Reykjavík has a population of around 120,000 and is the heart of Iceland’s economic and governmental activity. It is believed to be the location of the country’s first permanent settler and has been described as a mix between a scaled-down city and a scaled-up village. It is among the cleanest, best organised and safest cities in the world and yet manages to retain its rustic charm.
According to the Book of Icelanders, the settlement of Iceland began in the year 871 with the arrival of Ingólfur Arnarson in this city. As per the Viking custom, Ingólfur tossed the pillars on which his high seat (the symbol of the homestead) was mounted overboard and wherever they washed up would be where the gods willed him to live. It took his slaves three years to find the pillars and when they finally did, one stated “to no avail we have crossed fine districts to live on this outlying wilderness” before running off with one of the Viking’s maidservants. When Ingólfur arrived, he happened upon columns of steam rising up from a hot spring, and therefore named the area Reykjavík, meaning Smoky Bay.
It wasn’t until the 18th century that a small town began to grow around Ingólfur’s homestead. High Sheriff Skúli Magnússon, once the most powerful man in Iceland, opened wool mills in an effort to modernise the Icelandic economy and it was through this that the city was able to reach modern urban development.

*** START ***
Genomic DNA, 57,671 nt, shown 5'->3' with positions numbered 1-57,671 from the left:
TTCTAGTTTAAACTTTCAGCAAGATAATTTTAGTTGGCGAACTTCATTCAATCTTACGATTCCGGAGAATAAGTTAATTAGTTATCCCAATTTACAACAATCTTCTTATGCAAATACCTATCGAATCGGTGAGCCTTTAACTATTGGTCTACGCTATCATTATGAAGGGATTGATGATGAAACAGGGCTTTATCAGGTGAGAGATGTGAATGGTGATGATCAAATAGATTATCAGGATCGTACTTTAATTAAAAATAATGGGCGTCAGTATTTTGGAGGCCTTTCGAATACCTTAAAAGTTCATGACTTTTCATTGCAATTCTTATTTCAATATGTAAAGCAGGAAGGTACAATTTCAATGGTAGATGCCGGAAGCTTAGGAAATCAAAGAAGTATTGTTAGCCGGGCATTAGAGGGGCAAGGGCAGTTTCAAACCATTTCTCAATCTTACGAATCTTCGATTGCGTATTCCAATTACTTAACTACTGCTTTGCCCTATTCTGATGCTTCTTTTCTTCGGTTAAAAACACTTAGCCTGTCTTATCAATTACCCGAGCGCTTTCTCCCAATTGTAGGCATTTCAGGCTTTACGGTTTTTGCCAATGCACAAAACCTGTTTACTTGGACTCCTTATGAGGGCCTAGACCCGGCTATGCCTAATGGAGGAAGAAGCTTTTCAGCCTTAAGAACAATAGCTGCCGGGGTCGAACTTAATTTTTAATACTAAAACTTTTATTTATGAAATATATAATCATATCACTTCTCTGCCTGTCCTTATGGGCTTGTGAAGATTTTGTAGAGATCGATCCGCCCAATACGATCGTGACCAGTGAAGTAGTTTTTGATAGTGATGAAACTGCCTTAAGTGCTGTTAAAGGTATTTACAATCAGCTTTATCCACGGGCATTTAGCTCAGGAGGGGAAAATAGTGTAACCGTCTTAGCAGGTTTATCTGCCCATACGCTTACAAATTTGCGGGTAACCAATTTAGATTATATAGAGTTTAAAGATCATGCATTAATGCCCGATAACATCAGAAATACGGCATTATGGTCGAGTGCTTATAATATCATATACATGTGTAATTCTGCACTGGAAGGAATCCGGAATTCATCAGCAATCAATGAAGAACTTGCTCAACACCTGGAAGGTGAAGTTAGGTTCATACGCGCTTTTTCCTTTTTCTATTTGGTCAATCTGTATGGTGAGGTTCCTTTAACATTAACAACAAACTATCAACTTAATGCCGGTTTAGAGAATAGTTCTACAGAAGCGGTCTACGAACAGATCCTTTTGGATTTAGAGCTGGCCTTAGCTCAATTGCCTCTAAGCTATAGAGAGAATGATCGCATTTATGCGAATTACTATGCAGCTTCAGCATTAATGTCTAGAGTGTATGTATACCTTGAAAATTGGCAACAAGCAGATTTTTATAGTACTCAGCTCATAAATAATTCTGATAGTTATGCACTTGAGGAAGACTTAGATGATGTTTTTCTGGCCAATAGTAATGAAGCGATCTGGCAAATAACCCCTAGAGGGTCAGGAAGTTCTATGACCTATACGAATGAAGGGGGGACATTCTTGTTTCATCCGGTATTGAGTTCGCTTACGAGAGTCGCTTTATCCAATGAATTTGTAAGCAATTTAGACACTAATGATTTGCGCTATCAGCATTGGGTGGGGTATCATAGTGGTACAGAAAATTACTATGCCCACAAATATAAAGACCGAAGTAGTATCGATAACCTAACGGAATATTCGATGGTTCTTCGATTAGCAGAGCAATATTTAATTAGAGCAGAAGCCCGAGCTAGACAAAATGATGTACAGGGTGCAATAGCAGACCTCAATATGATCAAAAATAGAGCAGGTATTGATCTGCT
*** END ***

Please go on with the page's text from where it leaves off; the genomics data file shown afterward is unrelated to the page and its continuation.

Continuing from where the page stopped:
The city became the seat of the Icelandic legislation when the historic Icelandic Parliament, the Alþingi, which was suspended in 1799 AD, was re-insittuted in 1844 with Reykjavík as its seat. When Iceland became independent from the Danes, a century later, Reykjavík became its capital.
The capital is now a UNESCO city of Literature, emphasising the central position of literature in the city’s and nation’s cultural life, its historical significance and contemporary value. The prestigious Reykjavík International Literary Festival, which was first held in 1985, is now a biannual event.
- Information provided by Cruise and Maritime Voyages
- Reykjavík City Guide
- Insight Guides: Iceland